October 31, 2023
That jack-o’-lantern on your porch lighting the path for trick-or-treaters tonight, is also an economic boon for many U.S. farmers.
According to the USDA Economic Research Service (ERS), pumpkin production has trended upward from about 4 pounds per person in the early 2000s to the current 6 pounds per person in the 2020s.
The top six pumpkin-growing states produced 1.2 billion pounds in 2022, with Illinois harvesting a whopping 630 million pounds alone.
PUMPKIN PRODUCTION: The 2017 Census of Agriculture reported that California, Illinois, Indiana, Michigan, Pennsylvania and Virginia pumpkin production accounted for 40% of the total pumpkin acres harvested in the U.S.
Pumpkins are grown in every state, and while most are destined for your fall decorations, many are processed into puree which will be used in foods like pies, muffins or breads. In fact, 80% of Illinois pumpkin acres are devoted just to pumpkins for processing.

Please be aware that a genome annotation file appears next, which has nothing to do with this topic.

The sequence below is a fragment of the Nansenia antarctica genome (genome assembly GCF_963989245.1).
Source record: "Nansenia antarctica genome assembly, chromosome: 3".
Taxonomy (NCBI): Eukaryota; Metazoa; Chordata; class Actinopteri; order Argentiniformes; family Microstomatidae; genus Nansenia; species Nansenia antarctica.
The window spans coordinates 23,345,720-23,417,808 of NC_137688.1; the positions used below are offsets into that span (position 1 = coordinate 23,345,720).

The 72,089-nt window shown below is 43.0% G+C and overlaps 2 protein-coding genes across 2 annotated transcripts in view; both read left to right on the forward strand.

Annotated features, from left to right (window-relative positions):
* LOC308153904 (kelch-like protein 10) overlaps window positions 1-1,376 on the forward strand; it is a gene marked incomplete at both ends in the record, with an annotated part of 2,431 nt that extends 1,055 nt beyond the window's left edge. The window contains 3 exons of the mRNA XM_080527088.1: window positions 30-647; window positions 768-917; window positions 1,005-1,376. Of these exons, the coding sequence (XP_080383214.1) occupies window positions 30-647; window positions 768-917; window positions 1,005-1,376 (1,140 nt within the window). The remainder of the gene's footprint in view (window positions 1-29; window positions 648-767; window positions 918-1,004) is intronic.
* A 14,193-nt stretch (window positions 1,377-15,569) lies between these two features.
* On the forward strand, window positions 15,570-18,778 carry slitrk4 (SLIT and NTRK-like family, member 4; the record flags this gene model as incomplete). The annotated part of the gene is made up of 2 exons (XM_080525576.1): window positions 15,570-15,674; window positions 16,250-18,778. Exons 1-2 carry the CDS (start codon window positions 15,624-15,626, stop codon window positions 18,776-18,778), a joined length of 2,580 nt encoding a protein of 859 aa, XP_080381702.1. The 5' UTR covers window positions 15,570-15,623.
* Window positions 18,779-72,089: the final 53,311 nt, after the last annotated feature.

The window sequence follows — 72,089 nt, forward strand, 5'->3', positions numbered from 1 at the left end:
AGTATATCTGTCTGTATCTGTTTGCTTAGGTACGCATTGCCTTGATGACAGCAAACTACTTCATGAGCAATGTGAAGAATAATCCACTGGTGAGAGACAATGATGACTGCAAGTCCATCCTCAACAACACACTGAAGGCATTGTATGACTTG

The jack-o’-lantern-type pumpkins, Howdens, are most familiar to consumers in stores, and the 2023 Halloween holiday season saw a U.S. average wholesale price for them at around $182 per 36-inch bin like you’d see in your supermarket. Pie pumpkins were bringing around $237 per 24-inch bin on the wholesale market. Meanwhile, specialty varieties like the more decorative White Howden, Fairytale, or Heirloom pumpkins were bringing up to $280 per bin, reported as of Oct. 24.
USDA ERS also reports that total value of pumpkin production has increased 25% from $107 million in 2020 to $134 million in 2022. Indiana produced the most pumpkins by value in 2022 at $30 million, with California a close second at $29 million.
That’s an economic driver that would make Linus’ "Great Pumpkin" from the "Peanuts" comic strip proud.
Learn more at ers.usda.gov/newsroom/pumpkins.
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